Here’s a menagerie of highlights and activities from April, May and June that didn’t make it into our other posts:
In early April, the water returned to the fountain outside our local shopping center, which made for the perfect wading pool.
On May 1st, we took the ferry from Oslo to Hovedøya, a beautiful island in the middle of the Oslo fjord where the kids played on the beach and tried to swim in the freezing cold water.
We participated in the national beach cleanup day in Sandvika, and Maddie and Ada were awesome at spotting some crazy trash in the water, including one old tire caked in mud.
In late May, the flowers were really in bloom.
Random market day in Bekkestua where the kids got their face painted for free
and rode on some robot animals
Doing an experiment with gummie bears (courtesy of Ana Gabela):
One of the great things about this year was spending one day each week on a “date day”, and for our 2nd to last date day, we chose to walk the Akerhus river, through the center of Oslo.
It’s a beautiful 8km walk, that includes some spectacular rapids.
For our last date day, we toured the Oscarshall, the royal summer palace—That’s Oslo in the background.
Maddie’s spring concert school
Maddie’s piano recital
In June, John’s boss had us over for a traditional Norwegian waffle brunch, and the girls loved playing on their trampoline, which you’ll find in just about every Norwegian backyard.
The next day, we explored the Oslo waterfront one last time, taking a short boat ride from one side to the other, which gave Ada the chance to make many faces. Also notice the blanket in June—temperatures were in the low 50s.
Joh and Ada on the boat:
A few days before the end of school, we got to see the local professional soccer team, the Stabæk football club, play at the stadium right behind the girls’ school. Unfortunately, Stabæk lost, but we had a good time cheering them on.
A mother in Ada’s preschool who is from Finland but had been living in Singapore offered a thump boxing class for school parents. Diana was able to attend the thump boxing class once a week throughout the year and had a great time getting to know other moms and learning how to box (though she was sore after almost every class!)
Diana also ran up the steps of the famous Oslo Holmenkollen ski jump with a few other moms from the school on a spring day (and was again very sore afterward!)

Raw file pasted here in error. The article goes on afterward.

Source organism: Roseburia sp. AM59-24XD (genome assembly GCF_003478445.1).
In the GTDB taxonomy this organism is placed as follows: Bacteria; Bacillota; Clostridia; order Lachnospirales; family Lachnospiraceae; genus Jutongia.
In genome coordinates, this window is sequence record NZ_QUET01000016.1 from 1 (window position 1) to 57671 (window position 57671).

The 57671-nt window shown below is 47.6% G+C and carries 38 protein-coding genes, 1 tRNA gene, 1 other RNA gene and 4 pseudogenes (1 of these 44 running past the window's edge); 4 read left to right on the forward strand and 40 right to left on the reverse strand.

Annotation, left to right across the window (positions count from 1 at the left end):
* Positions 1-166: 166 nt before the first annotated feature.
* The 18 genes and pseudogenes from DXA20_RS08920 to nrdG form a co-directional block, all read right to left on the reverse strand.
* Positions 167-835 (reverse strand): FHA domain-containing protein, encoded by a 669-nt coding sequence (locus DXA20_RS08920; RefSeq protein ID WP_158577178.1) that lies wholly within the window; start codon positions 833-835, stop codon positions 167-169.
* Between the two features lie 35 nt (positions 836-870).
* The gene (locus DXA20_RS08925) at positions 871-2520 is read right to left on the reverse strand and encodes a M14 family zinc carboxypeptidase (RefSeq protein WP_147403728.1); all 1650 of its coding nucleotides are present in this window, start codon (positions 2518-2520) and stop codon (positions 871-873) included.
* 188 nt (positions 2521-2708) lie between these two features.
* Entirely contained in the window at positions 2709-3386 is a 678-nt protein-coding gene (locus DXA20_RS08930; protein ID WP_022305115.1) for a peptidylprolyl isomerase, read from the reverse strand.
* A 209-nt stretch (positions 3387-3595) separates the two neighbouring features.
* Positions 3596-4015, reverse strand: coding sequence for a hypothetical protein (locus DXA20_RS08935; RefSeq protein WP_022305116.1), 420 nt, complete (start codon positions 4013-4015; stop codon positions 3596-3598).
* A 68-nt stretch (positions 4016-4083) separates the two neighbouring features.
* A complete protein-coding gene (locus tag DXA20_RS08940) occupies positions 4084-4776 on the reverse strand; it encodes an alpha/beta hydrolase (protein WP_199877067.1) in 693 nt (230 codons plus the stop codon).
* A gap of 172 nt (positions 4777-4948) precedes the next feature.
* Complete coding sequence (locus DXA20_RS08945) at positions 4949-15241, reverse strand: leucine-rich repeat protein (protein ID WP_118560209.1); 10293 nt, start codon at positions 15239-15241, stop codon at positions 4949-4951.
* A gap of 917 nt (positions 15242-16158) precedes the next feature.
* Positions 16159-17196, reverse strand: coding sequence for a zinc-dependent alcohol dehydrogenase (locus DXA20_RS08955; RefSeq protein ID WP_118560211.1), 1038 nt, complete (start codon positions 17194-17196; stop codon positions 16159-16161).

Ada was so glad that it was warm enough to ride her scooter again:
If there’s one thing that we’ve struggled with in Norway, it’s that shops are closed on Sundays. For us, this means every Saturday, we have to think about what we are going to have for all of our Sunday meals, and what we will pack for Maddie and Ada’s lunch, which usually entails going to the grocery store late on a Saturday night after the girls are asleep. It’s also meant that we have to plan our travel to come back on Saturday, as the one time we came back on a Sunday to an empty pantry, we struggled with finding something to eat.
Really, I’ve come to think the perfect country is Norway, with reasonable shopping hours.
But then today, I saw this on the grocery store under our apartment. First cool thing to note is that every store posts their hours in big letters on their sign. The new part is that Søn 9-21, which I’m certain was put up this morning.
It turns out that it is legal for stores to be open on Sundays, so long as they are less than 100 square meters in size—our local Narvesen (something like a 7-11) is open for a few hours on Sunday.
Now here’s the amazing part—our full service grocery store beneath our apartment is way bigger than 100 square meters (though nothing like an American grocery store), but all this spring, they’ve been doing a massive renovation—removing the post office, replacing most of the cashiers with automatic checkouts, and I’ve been wondering why they’ve been housing stuff in a closet off to the side of the store. It turns out—that’s no closet, it’s the Sunday store—complete with it’s on freezer case, vegetable stand, pant machine(recycling station) and candy bins.
This is what the store normally looks like during the week:
But on Sunday, the store now closes off the main store with garage doors,
And leads you to a small, three-aisle store that has an even smaller selection than the already small selection of the main store, just for Sundays.
And there you have it—the first grocery store open in our town on weekends! I can’t imagine the logistical hassle of running a store just for Sundays within a store—moving fruit back and milk back to the regular store on Monday mornings so that it doesn’t go bad. But I’m glad that I got to experience Sunday shopping in Norway, if only for one day. If we don’t happen to make it back, it’s a pretty good assumption that the availability of Grandosia frozen pizza, one of the most popular foods in Norway, in our basement was just too tempting to leave. Truly, I’m embarrassed to admit just how much this commercial for frozen pizza is hitting me in the feels right now.